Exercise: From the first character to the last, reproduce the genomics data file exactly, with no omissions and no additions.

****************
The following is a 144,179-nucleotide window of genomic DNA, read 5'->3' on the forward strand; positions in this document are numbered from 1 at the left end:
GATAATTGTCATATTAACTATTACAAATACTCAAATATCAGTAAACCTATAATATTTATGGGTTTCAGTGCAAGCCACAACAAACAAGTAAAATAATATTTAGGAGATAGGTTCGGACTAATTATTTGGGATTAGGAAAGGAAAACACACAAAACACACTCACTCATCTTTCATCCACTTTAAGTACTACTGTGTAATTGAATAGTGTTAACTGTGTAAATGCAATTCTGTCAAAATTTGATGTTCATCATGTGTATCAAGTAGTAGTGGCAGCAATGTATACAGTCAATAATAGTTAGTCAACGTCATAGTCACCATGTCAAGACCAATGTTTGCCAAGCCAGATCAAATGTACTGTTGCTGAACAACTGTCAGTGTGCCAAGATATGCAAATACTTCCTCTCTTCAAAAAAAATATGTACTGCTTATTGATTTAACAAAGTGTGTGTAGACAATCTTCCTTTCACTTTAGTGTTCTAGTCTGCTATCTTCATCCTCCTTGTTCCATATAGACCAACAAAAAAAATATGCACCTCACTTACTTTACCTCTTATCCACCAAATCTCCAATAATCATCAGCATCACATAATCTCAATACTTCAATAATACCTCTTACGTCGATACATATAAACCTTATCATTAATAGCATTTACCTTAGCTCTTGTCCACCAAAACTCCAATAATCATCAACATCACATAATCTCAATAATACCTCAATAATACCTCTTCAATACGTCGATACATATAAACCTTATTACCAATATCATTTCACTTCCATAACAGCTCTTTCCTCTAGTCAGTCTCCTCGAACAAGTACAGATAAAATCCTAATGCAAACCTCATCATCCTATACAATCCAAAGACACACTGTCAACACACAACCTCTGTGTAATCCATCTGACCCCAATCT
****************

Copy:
The following is a 144,179-nucleotide window of genomic DNA, read 5'->3' on the forward strand; positions in this document are numbered from 1 at the left end:
GATAATTGTCATATTAACTATTACAAATACTCAAATATCAGTAAACCTATAATATTTATGGGTTTCAGTGCAAGCCACAACAAACAAGTAAAATAATATTTAGGAGATAGGTTCGGACTAATTATTTGGGATTAGGAAAGGAAAACACACAAAACACACTCACTCATCTTTCATCCACTTTAAGTACTACTGTGTAATTGAATAGTGTTAACTGTGTAAATGCAATTCTGTCAAAATTTGATGTTCATCATGTGTATCAAGTAGTAGTGGCAGCAATGTATACAGTCAATAATAGTTAGTCAACGTCATAGTCACCATGTCAAGACCAATGTTTGCCAAGCCAGATCAAATGTACTGTTGCTGAACAACTGTCAGTGTGCCAAGATATGCAAATACTTCCTCTCTTCAAAAAAAATATGTACTGCTTATTGATTTAACAAAGTGTGTGTAGACAATCTTCCTTTCACTTTAGTGTTCTAGTCTGCTATCTTCATCCTCCTTGTTCCATATAGACCAACAAAAAAAATATGCACCTCACTTACTTTACCTCTTATCCACCAAATCTCCAATAATCATCAGCATCACATAATCTCAATACTTCAATAATACCTCTTACGTCGATACATATAAACCTTATCATTAATAGCATTTACCTTAGCTCTTGTCCACCAAAACTCCAATAATCATCAACATCACATAATCTCAATAATACCTCAATAATACCTCTTCAATACGTCGATACATATAAACCTTATTACCAATATCATTTCACTTCCATAACAGCTCTTTCCTCTAGTCAGTCTCCTCGAACAAGTACAGATAAAATCCTAATGCAAACCTCATCATCCTATACAATCCAAAGACACACTGTCAACACACAACCTCTGTGTAATCCATCTGACCCCAATCT